The sailor of legend is framed by the goddess Eris for the theft of the Book of Peace, and must travel to her realm at the end of the world to retrieve it and save the life of his childhood friend Prince Proteus.
Lady Tremaine gets her hands on the Fairy Godmother's wand, then turns back time to the day Cinderella tried on the glass slipper. She enlarges the slipper to fit one of the stepsisters, ... See full summary »
Christopher Daniel Barnes,
The classic tale of 'Peter Pan' continues in Disney's sequel 'Return to Never Land'. In 1940 on a world besieged by World War II, Wendy, now grown up, has two children, one of them is her daughter, Jane. She wears her trench coat during the air raid, and later that night, Wendy tries to give her own children hope by telling them of her magical experiences with Peter Pan in Never Land. However, Jane, Wendy's daughter, sees it all as make believe and refuses to believe in the tales. That is, until the villainous Captain Hook mistakes her for Wendy and abducts her to Never Land in an attempt to lure and capture Peter Pan. Peter Pan's quest to return Jane safely home is jeopardized until she can begin to believe in the magic of imagination. Written by
Originally planned as a direct-to-video release. See more »
When Hook is getting a massage by Smee, and is surprised by the Octopus, when Smee is getting rid of the Octopus, he is standing on the right side of the Ship, but when Smee gets water in his mouth by the Octopus, the place where he stands changes from direction. See more »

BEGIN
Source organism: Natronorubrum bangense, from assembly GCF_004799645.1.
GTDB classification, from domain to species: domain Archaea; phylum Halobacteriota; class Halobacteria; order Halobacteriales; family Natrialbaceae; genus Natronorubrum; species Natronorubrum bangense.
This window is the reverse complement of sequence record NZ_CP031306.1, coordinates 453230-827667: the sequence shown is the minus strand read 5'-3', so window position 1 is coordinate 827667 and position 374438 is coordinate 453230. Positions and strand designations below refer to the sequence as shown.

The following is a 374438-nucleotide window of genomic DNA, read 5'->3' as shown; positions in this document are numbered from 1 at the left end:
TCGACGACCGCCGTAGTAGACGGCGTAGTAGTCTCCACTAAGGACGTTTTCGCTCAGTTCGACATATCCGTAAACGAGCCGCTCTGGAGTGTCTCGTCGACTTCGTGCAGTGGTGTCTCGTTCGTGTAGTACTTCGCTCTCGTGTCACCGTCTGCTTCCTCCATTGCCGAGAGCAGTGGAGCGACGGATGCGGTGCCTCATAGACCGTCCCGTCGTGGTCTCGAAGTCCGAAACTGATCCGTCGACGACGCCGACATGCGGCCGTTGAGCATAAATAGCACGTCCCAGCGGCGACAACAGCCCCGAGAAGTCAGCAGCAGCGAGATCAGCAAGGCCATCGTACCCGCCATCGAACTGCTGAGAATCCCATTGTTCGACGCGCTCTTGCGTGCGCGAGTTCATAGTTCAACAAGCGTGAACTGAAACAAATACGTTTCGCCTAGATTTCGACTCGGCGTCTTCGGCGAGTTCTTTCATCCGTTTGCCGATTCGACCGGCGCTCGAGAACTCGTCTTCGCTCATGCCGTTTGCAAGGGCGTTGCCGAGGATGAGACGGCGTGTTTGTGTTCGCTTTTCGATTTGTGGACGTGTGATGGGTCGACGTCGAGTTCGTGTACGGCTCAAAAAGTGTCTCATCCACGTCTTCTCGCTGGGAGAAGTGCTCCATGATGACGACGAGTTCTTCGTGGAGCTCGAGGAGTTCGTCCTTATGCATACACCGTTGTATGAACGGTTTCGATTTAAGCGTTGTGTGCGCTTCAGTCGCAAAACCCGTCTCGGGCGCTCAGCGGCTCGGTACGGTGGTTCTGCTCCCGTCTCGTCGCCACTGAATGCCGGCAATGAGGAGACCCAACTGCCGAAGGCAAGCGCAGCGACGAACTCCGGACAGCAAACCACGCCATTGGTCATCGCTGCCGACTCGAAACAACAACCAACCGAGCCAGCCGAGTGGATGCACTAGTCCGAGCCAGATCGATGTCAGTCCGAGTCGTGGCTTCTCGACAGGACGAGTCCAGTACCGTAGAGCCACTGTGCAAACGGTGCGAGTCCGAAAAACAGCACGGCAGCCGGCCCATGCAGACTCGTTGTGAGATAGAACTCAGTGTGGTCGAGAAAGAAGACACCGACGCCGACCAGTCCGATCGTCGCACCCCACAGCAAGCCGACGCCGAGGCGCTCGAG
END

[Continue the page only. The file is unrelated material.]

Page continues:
Look, who's in charge here?
Nanatwo (the dog):
Don't be silly, I am. Now come on!
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The end credits appear on a Neverland map and later feature Neverland objects. See more »
Take this review with a grain of salt, because I am a massive fan of Peter Pan and all things properly based on the James Barrie classic. This sequel, however, made me cringe. I've enjoyed liberal interpretations before - Hook and Finding Neverland, for example - but this movie completely trashed whatever character Peter Pan is supposed to have. Peter Pan is not a hero - he is a mischievous and often forgetful boy. He is entirely selfish and entirely charming, and these are his two flaws. However, in "Return to Neverland," this character of "Peter Pan" is a mere ghost of the complex Barrie creation. Whatever beautiful messages Peter Pan has about nostalgia and childhood, "Return to Neverland" turns them upside down at worst, and simply ignores them at best.
The animation wasn't bad, though.
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